The high queen of literary journalism strikes again with what smells and feels like a memoir, but proves to be the sort of rambling medley of reportage, social and personal history that only Joan Didion could pull off.
While her eloquent, and often oblique, prose remains in form, Didion's varied interests have honed in on a place. That place is California, whose vicissitudes she's been chronicling since the inception of her career in the early 1960s.
Didion's justly deified nonfiction has included compilations of essays previously published in The New Yorker and The New York Review of Books, among others. Unlike her previous collections, Where I Was From offers the illusion of an original, coherent narrative, which it never exactly delivers. Original yes, coherent ... maybe. But that's OK, because even if it doesn't flow like the Sacramento River, Didion's writing is as sharp and elegiac as ever.
Though she's lived in New York for more than a decade, Didion hails from a Sacramento family that settled the state's central valley. Like Philip Roth forever returning to his native Newark, Didion sees in Sacramento the sadness of a shifting people forever ensnared in its own mythology.
Where I Was From includes excerpts from lesser known California histories, as well as novels like Frank Norris's The Octopus and some harrowing journals of early California settlers. One passage she returns to is from the letter of a surviving child of the Donner Party, "Remember, never take no cutoffs and hurry along as fast as you can."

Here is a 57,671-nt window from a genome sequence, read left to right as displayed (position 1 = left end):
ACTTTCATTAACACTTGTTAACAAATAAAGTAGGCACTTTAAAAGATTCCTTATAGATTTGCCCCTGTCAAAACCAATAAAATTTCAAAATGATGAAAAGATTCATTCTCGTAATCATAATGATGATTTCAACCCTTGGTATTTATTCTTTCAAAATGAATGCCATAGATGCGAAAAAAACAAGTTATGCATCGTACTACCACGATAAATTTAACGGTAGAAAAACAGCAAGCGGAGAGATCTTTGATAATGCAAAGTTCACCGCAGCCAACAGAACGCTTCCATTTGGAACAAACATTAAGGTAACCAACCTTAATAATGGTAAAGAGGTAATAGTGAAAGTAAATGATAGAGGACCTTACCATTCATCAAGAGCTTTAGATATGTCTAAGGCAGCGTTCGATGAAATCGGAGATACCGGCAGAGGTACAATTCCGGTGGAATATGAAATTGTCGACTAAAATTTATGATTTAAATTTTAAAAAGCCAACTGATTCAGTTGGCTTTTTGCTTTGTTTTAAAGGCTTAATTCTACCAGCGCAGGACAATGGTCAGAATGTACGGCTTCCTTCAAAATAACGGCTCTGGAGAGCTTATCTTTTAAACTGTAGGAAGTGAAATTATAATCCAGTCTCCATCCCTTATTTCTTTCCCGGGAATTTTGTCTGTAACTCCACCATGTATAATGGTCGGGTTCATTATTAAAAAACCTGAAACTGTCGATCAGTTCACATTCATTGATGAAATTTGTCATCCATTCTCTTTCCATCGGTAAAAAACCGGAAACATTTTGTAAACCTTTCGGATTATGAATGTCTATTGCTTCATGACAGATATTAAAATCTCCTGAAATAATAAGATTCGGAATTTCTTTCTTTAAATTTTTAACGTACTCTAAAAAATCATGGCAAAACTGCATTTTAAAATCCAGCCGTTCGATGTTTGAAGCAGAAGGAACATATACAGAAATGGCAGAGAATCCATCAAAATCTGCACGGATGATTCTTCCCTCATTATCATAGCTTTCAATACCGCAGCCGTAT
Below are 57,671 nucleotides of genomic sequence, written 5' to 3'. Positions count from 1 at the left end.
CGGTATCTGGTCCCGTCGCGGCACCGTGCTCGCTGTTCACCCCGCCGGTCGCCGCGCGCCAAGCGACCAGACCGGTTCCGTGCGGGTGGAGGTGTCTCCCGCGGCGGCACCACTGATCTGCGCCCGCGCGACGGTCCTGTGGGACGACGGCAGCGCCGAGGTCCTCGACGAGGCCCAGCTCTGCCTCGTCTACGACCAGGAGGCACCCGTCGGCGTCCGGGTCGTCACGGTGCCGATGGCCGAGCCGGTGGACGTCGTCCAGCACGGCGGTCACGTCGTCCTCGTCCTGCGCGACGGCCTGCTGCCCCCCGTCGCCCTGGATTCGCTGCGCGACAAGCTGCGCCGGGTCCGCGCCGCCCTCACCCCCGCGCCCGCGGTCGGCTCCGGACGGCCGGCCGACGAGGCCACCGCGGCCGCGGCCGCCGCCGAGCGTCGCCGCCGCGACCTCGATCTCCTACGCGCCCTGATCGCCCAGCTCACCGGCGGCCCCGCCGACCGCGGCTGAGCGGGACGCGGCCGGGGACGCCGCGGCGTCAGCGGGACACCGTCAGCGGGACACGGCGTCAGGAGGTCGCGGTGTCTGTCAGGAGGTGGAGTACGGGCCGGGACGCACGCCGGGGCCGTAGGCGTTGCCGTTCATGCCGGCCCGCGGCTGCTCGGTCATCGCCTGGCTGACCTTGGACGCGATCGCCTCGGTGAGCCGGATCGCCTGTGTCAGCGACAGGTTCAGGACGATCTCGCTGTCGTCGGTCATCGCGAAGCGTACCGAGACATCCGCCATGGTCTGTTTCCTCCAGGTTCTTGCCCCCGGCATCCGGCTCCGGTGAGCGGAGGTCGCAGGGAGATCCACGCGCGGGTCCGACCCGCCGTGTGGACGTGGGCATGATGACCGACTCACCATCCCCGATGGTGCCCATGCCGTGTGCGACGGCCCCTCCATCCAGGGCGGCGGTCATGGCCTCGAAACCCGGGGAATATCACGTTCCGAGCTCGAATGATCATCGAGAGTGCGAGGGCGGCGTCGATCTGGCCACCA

This is Joan Didion's California, a land less inclined toward solipsism than the gusto of booms, busts and abandonment -- a place where the scramble for survival manifests in ways beyond literary metaphor.
The most compelling illustration is culled from Didion's account of the famously forgotten high-school sex marauders known as the Spur Posse. These coddled sons of working-class Lakewood were the toast of the Rikki Lake talk-show circuit for much of 1993 due to their sex competitions with disturbingly young girls.
But Didion doesn't delve into the sexual politics assumed to be at the heart of that imbroglio. Rather, she reports on the community of Lakewood and Long Beach where generations of working-class homeowners flowered from the seemingly boundless teat of military contractor McDonnell Douglas.
"What does it cost to create and maintain a false ownership class?" Didion asks in her expos of Southern California's Levittowns, where, in 1991 and 1992, 21,000 were laid off from McDonnell Douglas alone and, a year later, only 16 percent of them had found work. The question she fails to ask is: What's the cost of not maintaining this class? (Ask your neighborhood Wal-Mart "associate.")
It's very easy and presumably tempting for an older writer to sentimentalize the lost Sacramento of her youth. Certainly, Where I Was From is laced with a nostalgia that flirts with the mawkish, but Didion, 69, is too much of a pro to go there.
Rather, she finds that California keeps singing the same old song: Abandonment of yeoman farming led to one generation's disillusionment, the death of shipbuilding another. The high-tech bubble is not mentioned, but it aptly applies.
Where I Was From ends with a brief chronicle of the ascendancy of California's prison system as a growth economy. How this disturbing industry self-destructs will be a fascinating story. Sadly, this national treasure probably won't be around to tell it.
-- John Dicker
Where I Was From
by Joan Didion
(Alfred A. Knopf: New York)